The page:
Now it seems that I will soon be working as an editor of one of the episodes (actually a short, rather than a full fledged installment). After 2 years, I’m definitely ready. I’ve always liked video production, from script writing to filming to editing. I haven’t worked on a project in months, and I’m eager to get in the production loop again. To support Hog Derby: Duels, please check out the latest episode (or all of them) and give it a thumbs up!

Episode 4: Part 1


On a separate note, I finished the first phase of my 3D rendering engine today. I coded the entire thing from scratch (and I also figured out all the math), and I’m in the process of adding texture support. It took only 3 days to get this far. It has support for multiple animations, animation blending, camera movement and rotation, and meshes of any type.

Map Design

I’ve always been highly interested in creating levels for games. Computer games enchant people with their story, gameplay, and graphics. Some designer created everything I see in it. It would be incredibly fun and rewarding to wield the same power as the game designers.

Ever since I was a little kid, level design has occupied me as much, if not more than, the game itself.
I started out with games that came with easily accessible editors. Strategy games such as the Age of Empires (and Age of Mythology) have drag and drop editors accessible from within the game. Command and Conquer: Generals has an easy-to-use editor, accessible through its root directory. As I grew older I began to experiment with triggers more, crafting a crude story or giving a gratifying gameplay experience.

Most of these maps were for single-player games, with one exception. I would often hang out at my friend’s house and invite he and his siblings to compete in map-making competitions. We would take the turns crafting Super Smash Bros. Brawl maps, with a rather short time limit. The we would play a quick match on it. The best would get saved and played often. I made quite a few enticing designs in those sessions. My levels created unique gameplay situations that weren’t achieved in the default maps.

My attention slowly fixed on a new game. While I had been familiar with Halo: Combat Evolved for a while, it suddenly occurred to me that I could create single-player levels with story as interesting as the game’s campaign. I looked into it and discovered Halo: Custom Edition. I got involved in the community, and tried my hand at non-drag-and-drop map creators. While I didn’t know it at the time, Halo’s utilities are extremely obtuse. I never had much success in creating my own levels, although I experimented with new kinds of enemy formations and scripting on pre-existing custom multiplayer levels, although I met with little success in the latter. I had an entire 5-part campaign planned out, including overhead sketches, concept art, the beginnings of a 3D model (although I was still a newbie at modeling), and enticing characters. Needless to say, it never got off the ground. To this day, I dream about how cool it would have been.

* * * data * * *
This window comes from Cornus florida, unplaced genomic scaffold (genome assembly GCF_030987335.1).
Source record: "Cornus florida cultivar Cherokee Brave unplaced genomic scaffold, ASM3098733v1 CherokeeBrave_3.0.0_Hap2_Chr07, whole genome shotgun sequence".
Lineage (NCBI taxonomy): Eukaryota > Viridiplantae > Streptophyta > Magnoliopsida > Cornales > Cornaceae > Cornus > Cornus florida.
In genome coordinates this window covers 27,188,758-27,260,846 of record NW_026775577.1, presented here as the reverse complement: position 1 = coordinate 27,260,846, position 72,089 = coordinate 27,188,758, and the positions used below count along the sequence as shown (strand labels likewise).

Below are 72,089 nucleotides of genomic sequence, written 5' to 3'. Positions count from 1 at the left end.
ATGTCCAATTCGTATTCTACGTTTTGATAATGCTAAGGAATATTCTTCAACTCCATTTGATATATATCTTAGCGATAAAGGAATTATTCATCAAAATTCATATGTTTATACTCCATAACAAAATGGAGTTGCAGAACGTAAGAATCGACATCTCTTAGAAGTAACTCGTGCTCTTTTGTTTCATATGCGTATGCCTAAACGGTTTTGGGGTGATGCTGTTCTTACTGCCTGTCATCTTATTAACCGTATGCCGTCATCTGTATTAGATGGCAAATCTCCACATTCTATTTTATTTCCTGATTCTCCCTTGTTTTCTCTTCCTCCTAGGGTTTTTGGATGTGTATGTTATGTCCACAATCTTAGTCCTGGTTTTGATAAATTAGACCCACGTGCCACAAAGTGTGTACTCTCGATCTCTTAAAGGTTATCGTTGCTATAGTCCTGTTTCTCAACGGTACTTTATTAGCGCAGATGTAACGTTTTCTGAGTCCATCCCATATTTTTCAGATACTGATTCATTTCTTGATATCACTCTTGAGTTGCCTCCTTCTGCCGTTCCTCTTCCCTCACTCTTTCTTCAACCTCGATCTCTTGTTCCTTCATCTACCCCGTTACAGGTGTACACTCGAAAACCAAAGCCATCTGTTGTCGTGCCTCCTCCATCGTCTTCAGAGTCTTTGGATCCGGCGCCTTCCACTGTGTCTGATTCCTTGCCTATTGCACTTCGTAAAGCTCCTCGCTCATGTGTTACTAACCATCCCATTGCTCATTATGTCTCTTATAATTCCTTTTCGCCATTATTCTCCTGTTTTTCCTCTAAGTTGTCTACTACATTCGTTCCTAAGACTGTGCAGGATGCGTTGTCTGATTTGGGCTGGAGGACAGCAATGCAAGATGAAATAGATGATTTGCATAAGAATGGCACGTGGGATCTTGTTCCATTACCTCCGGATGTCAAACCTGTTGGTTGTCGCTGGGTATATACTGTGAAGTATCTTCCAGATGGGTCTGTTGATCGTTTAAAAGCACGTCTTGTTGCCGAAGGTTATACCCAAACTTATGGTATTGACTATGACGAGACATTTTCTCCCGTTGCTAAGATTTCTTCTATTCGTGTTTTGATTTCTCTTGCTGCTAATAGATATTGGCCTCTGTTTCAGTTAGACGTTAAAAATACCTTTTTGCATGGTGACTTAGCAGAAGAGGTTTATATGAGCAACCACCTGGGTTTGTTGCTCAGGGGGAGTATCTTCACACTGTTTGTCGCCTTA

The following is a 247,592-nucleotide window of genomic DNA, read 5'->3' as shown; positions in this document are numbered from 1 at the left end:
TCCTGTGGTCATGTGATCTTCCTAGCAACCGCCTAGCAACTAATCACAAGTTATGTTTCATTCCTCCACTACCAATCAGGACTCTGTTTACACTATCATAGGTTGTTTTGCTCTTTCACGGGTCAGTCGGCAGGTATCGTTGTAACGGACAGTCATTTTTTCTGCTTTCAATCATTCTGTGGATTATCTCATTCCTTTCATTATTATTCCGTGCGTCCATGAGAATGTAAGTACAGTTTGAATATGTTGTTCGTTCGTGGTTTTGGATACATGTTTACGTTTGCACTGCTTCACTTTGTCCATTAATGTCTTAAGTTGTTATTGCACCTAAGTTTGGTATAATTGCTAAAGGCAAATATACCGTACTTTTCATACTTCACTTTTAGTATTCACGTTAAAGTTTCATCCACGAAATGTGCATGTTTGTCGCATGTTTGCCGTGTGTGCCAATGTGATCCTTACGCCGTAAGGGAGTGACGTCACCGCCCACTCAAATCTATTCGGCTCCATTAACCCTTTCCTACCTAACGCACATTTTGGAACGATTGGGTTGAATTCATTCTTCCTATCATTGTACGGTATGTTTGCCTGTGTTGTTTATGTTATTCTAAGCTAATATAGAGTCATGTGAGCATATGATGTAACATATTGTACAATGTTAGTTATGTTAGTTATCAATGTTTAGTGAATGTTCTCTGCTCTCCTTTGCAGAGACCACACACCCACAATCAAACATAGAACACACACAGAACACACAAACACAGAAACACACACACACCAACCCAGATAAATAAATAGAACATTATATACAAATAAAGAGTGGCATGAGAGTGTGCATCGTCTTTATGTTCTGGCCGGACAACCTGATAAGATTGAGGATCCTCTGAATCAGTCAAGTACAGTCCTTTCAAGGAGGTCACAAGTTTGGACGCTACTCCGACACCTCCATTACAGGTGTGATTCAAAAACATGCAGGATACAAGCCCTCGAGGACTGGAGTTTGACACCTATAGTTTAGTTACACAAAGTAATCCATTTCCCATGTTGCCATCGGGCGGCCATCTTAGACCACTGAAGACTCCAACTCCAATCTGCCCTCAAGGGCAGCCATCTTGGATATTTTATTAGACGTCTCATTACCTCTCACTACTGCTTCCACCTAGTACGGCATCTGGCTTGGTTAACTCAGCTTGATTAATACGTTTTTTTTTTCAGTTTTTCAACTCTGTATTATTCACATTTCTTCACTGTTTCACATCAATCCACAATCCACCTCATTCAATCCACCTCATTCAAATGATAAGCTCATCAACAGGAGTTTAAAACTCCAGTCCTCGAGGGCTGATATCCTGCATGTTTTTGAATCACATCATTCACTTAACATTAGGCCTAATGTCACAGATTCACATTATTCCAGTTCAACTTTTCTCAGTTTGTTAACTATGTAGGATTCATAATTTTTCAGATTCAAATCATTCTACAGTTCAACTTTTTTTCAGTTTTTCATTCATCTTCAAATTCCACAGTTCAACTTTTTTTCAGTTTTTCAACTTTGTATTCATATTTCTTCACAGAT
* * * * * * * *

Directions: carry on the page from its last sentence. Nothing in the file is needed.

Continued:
A step up from Brawl, but a step down from Halo, came Halo 3 Forge. Although it was purely multi-player and was not very powerful, Forge let me create a blend of the epic Brawl maps I had forged and the Halo campaign I had brawled with. I would Forge until my friends got tired with me (I am a PC gamer to the heart, and don’t own any consoles). The recent Halo: Reach called me back to that, although the Reach Forge was so much more powerful that I never had the time to truly explore it.

After Halo, I discovered the Orange Box. Boy, did that open up a whole new world to me. I soon after discovered the Source SDK and began to explore the glorious world of Source map-making. To this day I have a campaign planned out for Half-Life 2 that follows a rebel operative as he subverts Combine operations in the American heartland. The only thing that disappointed me about HL2 was the limited capacity for storytelling (no first-person dialogue, cutscenes, or interaction). TF2, on the other hand, tells a great story, despite being purely multi-player. I am in the starting stages of figuring out how to bring a single-player story experience to TF2.

In addition to Source, Steam let me find Crysis. The Sandbox2 editor truly lives up to its name. I spent hours in that editor, sculpting tropical islands and scripting helicopter fights, beach assaults, and stealth insertions. The great thing about Sandbox2 is that it was extremely to pick up, requiring only a few tutorials from someone like Xanthochori. Crysis 2 with Sandbox3 was disappointingly more complex.


To check out some videos of maps I’ve made and other videos (I’m also into video production), see my YouTube channel. I have released any videos recently, but hey, maybe I’ll promise a weekly video next month (gulp!).